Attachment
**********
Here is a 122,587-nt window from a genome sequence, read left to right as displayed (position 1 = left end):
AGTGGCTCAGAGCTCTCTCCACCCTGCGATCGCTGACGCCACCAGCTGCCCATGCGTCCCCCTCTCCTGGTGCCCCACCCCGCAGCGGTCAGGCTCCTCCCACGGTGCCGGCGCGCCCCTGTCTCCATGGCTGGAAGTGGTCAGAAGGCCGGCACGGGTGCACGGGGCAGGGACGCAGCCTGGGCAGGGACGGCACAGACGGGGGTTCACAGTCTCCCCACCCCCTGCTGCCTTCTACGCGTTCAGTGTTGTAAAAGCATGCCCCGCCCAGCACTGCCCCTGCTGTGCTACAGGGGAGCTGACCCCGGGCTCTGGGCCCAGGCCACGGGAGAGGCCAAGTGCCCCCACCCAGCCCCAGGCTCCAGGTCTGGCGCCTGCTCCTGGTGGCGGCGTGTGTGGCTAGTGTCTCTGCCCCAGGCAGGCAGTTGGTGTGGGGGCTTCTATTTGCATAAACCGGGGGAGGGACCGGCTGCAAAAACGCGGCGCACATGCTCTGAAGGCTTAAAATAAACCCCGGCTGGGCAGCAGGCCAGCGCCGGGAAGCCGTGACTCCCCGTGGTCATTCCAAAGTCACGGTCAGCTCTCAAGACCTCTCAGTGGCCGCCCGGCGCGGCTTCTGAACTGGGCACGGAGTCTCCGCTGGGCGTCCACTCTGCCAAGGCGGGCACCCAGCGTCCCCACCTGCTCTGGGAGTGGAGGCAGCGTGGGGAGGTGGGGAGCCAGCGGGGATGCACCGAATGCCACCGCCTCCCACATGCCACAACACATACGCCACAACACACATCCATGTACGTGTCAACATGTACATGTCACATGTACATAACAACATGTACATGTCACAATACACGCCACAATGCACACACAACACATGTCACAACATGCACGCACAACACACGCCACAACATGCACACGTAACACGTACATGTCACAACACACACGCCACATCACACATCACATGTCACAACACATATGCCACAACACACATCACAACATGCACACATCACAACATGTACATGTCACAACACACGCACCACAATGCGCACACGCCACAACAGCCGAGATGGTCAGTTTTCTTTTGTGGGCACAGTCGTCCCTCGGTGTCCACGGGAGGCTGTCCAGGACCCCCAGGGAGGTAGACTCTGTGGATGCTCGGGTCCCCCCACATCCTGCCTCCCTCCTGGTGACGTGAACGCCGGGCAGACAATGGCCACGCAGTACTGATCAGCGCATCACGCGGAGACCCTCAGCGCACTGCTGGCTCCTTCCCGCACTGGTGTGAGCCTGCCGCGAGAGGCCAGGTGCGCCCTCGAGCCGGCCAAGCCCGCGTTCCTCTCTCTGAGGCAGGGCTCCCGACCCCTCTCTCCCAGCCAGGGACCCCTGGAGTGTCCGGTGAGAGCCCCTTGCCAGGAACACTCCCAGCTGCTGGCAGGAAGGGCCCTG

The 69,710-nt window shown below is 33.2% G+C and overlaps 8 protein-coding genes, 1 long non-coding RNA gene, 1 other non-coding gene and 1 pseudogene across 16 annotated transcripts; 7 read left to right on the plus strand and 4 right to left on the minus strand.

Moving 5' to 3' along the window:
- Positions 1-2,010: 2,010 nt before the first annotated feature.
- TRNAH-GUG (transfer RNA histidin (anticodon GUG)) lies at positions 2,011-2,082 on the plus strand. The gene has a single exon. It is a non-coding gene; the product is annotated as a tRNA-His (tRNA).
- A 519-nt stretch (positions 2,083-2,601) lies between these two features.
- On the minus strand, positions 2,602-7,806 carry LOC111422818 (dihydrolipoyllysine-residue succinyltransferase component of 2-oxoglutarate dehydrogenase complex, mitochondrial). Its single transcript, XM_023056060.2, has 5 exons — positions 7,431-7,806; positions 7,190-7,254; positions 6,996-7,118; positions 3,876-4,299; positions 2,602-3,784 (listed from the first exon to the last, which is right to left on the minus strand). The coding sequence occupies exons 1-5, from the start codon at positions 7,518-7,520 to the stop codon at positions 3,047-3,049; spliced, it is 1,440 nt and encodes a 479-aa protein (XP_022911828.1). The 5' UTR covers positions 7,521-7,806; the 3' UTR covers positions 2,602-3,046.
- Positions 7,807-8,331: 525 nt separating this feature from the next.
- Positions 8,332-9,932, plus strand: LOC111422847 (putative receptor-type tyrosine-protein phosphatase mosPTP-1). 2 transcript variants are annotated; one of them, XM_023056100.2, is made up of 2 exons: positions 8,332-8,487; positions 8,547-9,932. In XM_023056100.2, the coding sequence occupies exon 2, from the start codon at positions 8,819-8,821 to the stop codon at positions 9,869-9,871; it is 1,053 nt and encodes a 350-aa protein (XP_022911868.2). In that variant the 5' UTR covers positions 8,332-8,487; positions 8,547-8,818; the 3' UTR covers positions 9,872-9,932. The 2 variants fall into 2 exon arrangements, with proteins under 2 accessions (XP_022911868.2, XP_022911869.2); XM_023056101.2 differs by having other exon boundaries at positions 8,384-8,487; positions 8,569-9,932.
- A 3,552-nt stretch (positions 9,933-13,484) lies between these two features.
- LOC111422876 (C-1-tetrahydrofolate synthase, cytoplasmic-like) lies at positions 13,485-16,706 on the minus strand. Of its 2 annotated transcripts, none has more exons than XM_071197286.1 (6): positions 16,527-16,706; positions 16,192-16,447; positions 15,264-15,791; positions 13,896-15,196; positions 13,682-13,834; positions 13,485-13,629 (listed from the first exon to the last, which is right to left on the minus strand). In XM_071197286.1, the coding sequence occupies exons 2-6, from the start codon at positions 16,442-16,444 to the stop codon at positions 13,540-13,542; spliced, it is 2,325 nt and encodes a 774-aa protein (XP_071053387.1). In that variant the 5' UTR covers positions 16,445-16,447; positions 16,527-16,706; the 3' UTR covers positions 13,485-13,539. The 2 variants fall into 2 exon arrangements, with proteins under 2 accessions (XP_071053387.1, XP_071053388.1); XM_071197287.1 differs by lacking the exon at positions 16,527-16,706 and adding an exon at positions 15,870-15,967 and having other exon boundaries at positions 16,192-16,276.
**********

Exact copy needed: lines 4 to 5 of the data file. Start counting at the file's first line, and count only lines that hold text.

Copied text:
Moving 5' to 3' along the window:
- Positions 1-2,010: 2,010 nt before the first annotated feature.